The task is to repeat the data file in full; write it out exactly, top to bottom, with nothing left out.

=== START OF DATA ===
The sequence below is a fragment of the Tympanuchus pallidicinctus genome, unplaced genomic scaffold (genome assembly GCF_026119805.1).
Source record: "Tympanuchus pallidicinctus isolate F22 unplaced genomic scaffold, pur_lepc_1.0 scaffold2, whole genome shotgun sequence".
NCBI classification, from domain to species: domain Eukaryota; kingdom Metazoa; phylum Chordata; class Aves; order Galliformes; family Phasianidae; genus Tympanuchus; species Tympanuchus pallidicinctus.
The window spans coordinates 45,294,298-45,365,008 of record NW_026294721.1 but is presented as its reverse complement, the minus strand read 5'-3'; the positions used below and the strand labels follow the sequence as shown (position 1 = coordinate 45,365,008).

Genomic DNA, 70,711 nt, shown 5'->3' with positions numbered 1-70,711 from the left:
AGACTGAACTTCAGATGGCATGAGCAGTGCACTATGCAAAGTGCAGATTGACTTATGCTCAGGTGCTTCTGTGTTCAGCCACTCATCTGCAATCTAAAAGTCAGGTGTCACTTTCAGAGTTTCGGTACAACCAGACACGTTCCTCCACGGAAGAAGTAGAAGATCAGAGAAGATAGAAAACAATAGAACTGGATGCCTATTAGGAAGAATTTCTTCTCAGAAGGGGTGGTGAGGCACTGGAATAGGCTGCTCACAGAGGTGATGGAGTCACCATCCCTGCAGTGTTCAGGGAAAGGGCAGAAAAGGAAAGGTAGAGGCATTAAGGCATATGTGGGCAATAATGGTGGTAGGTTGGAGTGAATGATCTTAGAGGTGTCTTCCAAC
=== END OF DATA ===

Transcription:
The sequence below is a fragment of the Tympanuchus pallidicinctus genome, unplaced genomic scaffold (genome assembly GCF_026119805.1).
Source record: "Tympanuchus pallidicinctus isolate F22 unplaced genomic scaffold, pur_lepc_1.0 scaffold2, whole genome shotgun sequence".
NCBI classification, from domain to species: domain Eukaryota; kingdom Metazoa; phylum Chordata; class Aves; order Galliformes; family Phasianidae; genus Tympanuchus; species Tympanuchus pallidicinctus.
The window spans coordinates 45,294,298-45,365,008 of record NW_026294721.1 but is presented as its reverse complement, the minus strand read 5'-3'; the positions used below and the strand labels follow the sequence as shown (position 1 = coordinate 45,365,008).

Genomic DNA, 70,711 nt, shown 5'->3' with positions numbered 1-70,711 from the left:
AGACTGAACTTCAGATGGCATGAGCAGTGCACTATGCAAAGTGCAGATTGACTTATGCTCAGGTGCTTCTGTGTTCAGCCACTCATCTGCAATCTAAAAGTCAGGTGTCACTTTCAGAGTTTCGGTACAACCAGACACGTTCCTCCACGGAAGAAGTAGAAGATCAGAGAAGATAGAAAACAATAGAACTGGATGCCTATTAGGAAGAATTTCTTCTCAGAAGGGGTGGTGAGGCACTGGAATAGGCTGCTCACAGAGGTGATGGAGTCACCATCCCTGCAGTGTTCAGGGAAAGGGCAGAAAAGGAAAGGTAGAGGCATTAAGGCATATGTGGGCAATAATGGTGGTAGGTTGGAGTGAATGATCTTAGAGGTGTCTTCCAAC